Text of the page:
- The Washington Times - Friday, August 10, 2001

Honda continues to direct the manner in which many of us look at reliable transportation. By combining the features and luxuries buyers are demanding in their vehicles, with superior reliability this company has become a leader in the import auto industry. Honda's extremely popular midsized passenger car, the Accord, is one such vehicle. And, for 2001 the Accord adds some features while continuing to hold onto the top spot of desired cars.

Minor styling changes are united with a standard feature list that is lengthened to include more-for-your-money attributes. This is something people have come to expect from Honda.

Changing the profile of the Accord was accomplished by redesigning the front fascia and bumper, along with a more chiseled hood. Adding to the change is a redesigned trunk lid and new taillight fixtures, along with a new rear bumper.

The Accord's suspension system remains the sophisticated double-wishbone front and rear retaining the Accord's well-known comfortable ride. Honda touts about 20 engineering changes that improve handling, ride comfort and reduce noise. It is my experience that the Accord leans much more heavily toward comfort than anything else. And, while this Honda handles the twisties quite well, it is the comfortable ride that buyers seem to seek out.

Two engines are available in the Accord. The base engine is a 135-horsepower, 2.3-liter four-cylinder that performs well. But, what really shines in the Accord is the 3-liter V-6 that produces 200 horsepower taking the Accord out of the humdrums, placing it square in the fun to drive category.

I did, however, find that the power steering is a bit overboosted for my tastes. The steering is light, almost to a fault. Yet under normal driving conditions, and certainly in low-speed parking lot maneuvers, it is easy to guide the car into that hard to reach parking spot.

The interior is designed in just that Honda way that puts nearly every important switch, control and gauge in the right spot. At night most switches are lit. Even the window switches in the door are illuminated. I would like to see the switches mounted on the steering wheel receive illumination. It is difficult at best trying to figure out what is what at night cruising down the highway.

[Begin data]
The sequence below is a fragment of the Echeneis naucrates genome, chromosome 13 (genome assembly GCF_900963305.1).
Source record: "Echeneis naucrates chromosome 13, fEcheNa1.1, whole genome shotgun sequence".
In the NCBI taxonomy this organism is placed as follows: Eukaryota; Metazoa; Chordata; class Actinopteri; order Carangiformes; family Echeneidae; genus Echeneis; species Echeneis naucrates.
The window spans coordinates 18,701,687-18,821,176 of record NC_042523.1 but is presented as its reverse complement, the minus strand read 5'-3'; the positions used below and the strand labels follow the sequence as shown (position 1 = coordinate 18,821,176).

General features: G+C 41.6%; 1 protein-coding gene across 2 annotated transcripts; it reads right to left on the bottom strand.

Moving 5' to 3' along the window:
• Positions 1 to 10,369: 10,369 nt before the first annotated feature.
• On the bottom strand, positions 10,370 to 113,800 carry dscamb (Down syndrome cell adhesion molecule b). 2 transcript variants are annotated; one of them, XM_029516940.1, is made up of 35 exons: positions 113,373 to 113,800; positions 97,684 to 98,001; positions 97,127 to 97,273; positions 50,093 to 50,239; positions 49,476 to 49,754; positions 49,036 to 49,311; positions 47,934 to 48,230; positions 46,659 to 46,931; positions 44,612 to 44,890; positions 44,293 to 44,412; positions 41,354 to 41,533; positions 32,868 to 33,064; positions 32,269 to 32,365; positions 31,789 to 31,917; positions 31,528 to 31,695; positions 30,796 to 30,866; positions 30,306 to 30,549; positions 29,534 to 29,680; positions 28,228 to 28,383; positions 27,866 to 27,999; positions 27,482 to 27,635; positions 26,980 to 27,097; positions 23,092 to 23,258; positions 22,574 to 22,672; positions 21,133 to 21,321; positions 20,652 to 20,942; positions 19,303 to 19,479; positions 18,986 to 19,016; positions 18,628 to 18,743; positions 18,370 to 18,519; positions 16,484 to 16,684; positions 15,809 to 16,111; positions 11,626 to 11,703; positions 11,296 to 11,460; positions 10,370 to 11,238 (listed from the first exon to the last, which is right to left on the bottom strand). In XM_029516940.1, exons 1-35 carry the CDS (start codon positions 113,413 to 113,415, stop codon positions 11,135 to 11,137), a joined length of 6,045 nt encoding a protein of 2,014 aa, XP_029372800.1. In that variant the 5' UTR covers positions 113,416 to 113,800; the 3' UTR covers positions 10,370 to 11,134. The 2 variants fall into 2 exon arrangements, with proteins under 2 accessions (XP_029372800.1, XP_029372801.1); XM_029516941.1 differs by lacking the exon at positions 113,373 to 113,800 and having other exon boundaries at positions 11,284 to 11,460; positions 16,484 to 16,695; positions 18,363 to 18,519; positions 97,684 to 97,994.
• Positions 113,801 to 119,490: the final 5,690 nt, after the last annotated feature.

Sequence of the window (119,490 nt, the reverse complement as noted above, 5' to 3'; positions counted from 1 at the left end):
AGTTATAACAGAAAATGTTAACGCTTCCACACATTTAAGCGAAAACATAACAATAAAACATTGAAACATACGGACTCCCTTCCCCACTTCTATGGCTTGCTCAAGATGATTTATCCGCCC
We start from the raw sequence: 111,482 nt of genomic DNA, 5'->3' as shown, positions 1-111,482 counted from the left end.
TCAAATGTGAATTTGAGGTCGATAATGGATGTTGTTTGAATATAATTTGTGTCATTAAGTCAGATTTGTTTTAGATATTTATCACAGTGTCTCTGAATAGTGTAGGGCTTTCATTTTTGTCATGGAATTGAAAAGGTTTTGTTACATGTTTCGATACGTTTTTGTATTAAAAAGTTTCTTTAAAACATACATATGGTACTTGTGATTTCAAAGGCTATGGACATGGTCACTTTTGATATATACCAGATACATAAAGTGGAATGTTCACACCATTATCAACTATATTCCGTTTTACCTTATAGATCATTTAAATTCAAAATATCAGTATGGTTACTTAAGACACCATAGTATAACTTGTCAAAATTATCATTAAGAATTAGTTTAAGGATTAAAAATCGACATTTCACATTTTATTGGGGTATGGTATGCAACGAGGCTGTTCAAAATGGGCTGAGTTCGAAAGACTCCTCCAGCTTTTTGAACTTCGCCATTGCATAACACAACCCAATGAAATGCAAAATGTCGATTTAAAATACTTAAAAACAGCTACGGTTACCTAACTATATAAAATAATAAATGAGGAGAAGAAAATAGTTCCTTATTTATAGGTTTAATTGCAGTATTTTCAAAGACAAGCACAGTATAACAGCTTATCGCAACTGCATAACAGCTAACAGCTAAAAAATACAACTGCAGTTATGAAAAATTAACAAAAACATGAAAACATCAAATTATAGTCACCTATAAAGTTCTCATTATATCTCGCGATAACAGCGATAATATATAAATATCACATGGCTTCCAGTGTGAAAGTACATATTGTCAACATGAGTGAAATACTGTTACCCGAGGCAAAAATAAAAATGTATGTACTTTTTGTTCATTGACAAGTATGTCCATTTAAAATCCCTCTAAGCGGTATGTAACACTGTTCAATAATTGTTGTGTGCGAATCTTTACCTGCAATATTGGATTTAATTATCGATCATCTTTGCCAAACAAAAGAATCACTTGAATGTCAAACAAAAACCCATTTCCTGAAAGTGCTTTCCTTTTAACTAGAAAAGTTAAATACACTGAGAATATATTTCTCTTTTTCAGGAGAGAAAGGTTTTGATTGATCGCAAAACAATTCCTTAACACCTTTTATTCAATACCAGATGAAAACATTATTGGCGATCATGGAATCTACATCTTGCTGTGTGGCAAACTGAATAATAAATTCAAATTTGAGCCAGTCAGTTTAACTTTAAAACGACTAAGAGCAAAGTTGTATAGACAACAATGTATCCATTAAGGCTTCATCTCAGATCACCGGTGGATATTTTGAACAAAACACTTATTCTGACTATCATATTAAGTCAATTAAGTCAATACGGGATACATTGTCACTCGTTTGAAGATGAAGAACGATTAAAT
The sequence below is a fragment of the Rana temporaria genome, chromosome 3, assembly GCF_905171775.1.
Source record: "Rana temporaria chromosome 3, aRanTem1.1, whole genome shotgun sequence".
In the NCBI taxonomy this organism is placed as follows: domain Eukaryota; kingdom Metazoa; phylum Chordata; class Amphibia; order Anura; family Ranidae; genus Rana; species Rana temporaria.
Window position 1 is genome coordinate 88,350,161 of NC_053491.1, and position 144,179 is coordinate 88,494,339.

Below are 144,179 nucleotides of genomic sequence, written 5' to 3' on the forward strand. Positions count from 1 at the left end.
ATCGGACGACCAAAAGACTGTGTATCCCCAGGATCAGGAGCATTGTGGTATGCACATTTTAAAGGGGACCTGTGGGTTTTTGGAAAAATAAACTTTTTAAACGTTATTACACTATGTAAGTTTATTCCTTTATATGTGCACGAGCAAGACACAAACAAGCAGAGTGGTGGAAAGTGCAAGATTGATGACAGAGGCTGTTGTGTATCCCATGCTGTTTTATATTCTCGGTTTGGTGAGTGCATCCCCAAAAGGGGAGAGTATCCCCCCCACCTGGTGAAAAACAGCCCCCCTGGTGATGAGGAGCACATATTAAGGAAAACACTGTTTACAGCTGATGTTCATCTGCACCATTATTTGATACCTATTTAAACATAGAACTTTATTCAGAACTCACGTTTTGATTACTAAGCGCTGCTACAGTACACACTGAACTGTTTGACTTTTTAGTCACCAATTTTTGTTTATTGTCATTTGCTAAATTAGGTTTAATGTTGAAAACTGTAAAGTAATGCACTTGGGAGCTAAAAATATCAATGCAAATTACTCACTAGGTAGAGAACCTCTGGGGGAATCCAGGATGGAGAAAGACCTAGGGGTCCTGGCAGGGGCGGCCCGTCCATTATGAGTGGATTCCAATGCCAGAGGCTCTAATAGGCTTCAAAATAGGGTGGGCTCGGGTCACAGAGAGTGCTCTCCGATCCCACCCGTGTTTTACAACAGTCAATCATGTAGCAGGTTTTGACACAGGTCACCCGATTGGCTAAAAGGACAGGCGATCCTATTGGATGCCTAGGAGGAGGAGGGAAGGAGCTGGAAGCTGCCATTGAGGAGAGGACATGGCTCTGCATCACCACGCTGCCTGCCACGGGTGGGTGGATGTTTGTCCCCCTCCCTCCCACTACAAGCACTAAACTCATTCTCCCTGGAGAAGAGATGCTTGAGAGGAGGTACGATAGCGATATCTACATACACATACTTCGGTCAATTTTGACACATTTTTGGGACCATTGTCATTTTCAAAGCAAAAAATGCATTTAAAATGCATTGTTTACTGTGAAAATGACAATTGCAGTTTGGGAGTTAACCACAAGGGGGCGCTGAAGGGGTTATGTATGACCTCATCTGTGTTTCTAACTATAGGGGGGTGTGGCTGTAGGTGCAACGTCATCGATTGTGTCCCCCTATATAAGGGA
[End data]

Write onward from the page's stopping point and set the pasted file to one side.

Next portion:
I applaud Honda for adding a three-in-one sound system. Having the choice of playing cassette tapes as well as compact discs and the AM/FM radio is a nice touch. Even though I do not have many tapes left that are in good condition, I do have a few tapes that are not available on CD, and there are plenty of other people who still listen to learning and book tapes. An added plus to the CD player in the Accord, is that it is a three-disc in-dash stacking system.

The HomeLink remote-control system for garage doors, lights or any combination of three remote-controlled devices is also available.

On the safety front Honda has added the advanced two-stage dual-threshold front passenger air bags. These new air bags monitor seat belt use and the severity of a crash, adjusting air bag deployment according to these factors.

This is not an excuse to not wear your seat belt, only an additional safety factor to help reduce injury. In addition on all V-6 and EX models side air bags are standard equipment and optional on all other models.

As with most of the midsized passenger sedans, I am finding they do not evoke the enthusiasm for driving that I, and many other drivers, search for. This isn't a criticism because good, comfortable, reliable and safe transportation is what most buyers are looking for in their everyday family vehicle. And, the Accord certainly fits. Now with the refinements found on the 2001 Accord this sedan is an even better solution for most families, and it's a Honda to boot.

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